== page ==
In binary search, why traverse back cost more than traverse forward?

This is not a general truth, and it is not what the quote from GeeksforGeeks wants to express. What they want to say is that **if it is known that**(!) traversing backward is for some reason more expensive than traversing forward (independent on which search method you are using), **then** Jump Search may become an interesting choice. If not, there is hardly a reason to consider that alternative.

The quoted explanation could maybe be improved as follows:

Binary Search ~~is better~~ **has a better time complexity** than Jump Search, but Jump Search has an advantage that we traverse back only once (Binary Search may require up to O(Log n) **backward** jumps; consider a situation where the element to be searched is the smallest element or smaller than the smallest). So in a system where ~~binary search is costly~~ **a backward traversal is more costly than a forward traversal**, we **might want to** use Jump Search.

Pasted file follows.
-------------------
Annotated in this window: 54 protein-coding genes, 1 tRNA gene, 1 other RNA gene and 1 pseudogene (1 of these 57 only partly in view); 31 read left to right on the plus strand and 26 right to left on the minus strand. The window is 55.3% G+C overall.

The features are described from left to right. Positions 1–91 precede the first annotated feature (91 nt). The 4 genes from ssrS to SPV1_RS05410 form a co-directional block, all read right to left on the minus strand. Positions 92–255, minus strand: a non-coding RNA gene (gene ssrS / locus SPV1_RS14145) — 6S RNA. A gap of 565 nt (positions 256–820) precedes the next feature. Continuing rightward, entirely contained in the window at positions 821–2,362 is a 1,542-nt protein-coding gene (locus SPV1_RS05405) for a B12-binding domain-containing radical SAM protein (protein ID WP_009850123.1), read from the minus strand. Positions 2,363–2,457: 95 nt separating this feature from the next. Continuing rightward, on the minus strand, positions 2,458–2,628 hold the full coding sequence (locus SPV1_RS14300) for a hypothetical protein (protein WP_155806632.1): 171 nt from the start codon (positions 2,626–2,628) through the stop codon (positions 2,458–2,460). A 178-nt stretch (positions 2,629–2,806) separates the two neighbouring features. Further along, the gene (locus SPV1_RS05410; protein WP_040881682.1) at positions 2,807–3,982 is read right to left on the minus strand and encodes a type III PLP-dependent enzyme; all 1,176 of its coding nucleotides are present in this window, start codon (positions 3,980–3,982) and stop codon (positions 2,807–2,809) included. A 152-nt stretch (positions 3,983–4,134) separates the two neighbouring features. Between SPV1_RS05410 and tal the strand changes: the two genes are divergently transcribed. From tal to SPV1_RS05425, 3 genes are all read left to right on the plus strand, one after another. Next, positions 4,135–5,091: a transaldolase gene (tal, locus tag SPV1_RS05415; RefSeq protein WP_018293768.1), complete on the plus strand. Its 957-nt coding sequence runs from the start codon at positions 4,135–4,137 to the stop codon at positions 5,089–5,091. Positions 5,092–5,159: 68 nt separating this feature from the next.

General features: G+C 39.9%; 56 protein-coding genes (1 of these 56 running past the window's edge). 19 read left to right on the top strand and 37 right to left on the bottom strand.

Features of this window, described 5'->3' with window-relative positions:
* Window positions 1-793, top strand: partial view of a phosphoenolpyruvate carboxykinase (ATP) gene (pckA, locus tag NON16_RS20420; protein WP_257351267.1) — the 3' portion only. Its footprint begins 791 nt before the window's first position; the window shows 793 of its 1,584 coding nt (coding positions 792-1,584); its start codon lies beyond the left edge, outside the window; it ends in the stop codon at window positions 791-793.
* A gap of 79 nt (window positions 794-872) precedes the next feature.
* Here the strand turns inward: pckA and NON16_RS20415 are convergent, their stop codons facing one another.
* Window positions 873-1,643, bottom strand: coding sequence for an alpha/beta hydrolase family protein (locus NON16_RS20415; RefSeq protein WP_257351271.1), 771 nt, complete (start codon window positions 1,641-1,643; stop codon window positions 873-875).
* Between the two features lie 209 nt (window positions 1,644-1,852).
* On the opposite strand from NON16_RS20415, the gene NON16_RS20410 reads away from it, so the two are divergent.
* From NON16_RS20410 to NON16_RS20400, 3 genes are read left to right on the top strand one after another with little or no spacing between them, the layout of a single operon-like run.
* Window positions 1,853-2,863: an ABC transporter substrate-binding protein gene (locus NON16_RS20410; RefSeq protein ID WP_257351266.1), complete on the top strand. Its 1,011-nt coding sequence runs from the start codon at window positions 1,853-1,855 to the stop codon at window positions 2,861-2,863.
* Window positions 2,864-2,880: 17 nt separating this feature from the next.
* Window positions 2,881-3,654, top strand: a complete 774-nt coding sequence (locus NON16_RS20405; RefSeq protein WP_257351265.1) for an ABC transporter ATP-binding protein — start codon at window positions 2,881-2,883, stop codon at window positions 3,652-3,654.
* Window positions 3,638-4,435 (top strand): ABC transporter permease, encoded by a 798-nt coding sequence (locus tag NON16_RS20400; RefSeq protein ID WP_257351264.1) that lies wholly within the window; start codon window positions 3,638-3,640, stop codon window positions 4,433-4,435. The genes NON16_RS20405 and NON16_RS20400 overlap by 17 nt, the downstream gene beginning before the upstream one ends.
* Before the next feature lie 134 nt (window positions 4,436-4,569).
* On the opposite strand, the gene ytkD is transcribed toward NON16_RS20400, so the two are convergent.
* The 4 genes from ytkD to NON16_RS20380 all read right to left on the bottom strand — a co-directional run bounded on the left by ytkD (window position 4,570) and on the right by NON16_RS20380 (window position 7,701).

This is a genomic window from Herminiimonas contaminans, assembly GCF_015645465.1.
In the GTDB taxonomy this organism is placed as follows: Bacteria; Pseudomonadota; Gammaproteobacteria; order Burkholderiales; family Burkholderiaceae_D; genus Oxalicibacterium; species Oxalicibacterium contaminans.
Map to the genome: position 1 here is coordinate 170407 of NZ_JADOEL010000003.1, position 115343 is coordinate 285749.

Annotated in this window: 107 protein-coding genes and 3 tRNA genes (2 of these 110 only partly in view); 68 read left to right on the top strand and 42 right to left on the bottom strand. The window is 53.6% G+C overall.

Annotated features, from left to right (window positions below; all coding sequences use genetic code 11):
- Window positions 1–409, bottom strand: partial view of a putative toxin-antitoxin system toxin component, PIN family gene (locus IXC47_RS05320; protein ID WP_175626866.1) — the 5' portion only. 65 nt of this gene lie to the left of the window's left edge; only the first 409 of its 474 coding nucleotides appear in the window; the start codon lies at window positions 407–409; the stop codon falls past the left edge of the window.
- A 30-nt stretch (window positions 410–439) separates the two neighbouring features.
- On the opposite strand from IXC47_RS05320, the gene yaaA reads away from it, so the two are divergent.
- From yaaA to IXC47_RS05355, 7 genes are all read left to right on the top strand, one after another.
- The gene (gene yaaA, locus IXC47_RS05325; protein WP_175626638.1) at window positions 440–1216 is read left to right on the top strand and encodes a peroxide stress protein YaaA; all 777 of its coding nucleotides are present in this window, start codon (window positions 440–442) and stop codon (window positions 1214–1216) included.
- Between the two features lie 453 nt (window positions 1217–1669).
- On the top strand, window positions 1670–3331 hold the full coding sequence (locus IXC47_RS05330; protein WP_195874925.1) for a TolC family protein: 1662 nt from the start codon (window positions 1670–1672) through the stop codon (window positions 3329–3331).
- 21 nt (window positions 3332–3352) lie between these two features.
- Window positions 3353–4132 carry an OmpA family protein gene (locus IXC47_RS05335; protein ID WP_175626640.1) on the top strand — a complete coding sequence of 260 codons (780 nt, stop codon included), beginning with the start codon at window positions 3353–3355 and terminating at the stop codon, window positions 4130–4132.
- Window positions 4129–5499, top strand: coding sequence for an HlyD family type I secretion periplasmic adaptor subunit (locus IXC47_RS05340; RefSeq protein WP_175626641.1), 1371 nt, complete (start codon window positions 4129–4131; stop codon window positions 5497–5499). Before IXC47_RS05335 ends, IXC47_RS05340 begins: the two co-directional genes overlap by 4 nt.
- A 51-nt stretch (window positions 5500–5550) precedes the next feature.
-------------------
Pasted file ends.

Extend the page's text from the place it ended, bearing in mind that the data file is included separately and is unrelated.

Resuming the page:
For examples where traversing backward could be more expensive, think of data that is stored on tapes: when traversing in forward direction, the tape can just keep winding on-and-on while providing data, but with a backward traversal, the tape needs to stop winding forward (this costs time), perform a rewind, and then reverse its direction again (again, this costs extra time). Or take disk drives, where the disk has to go through one complete revolution to arrive at the spot for reading a previous block.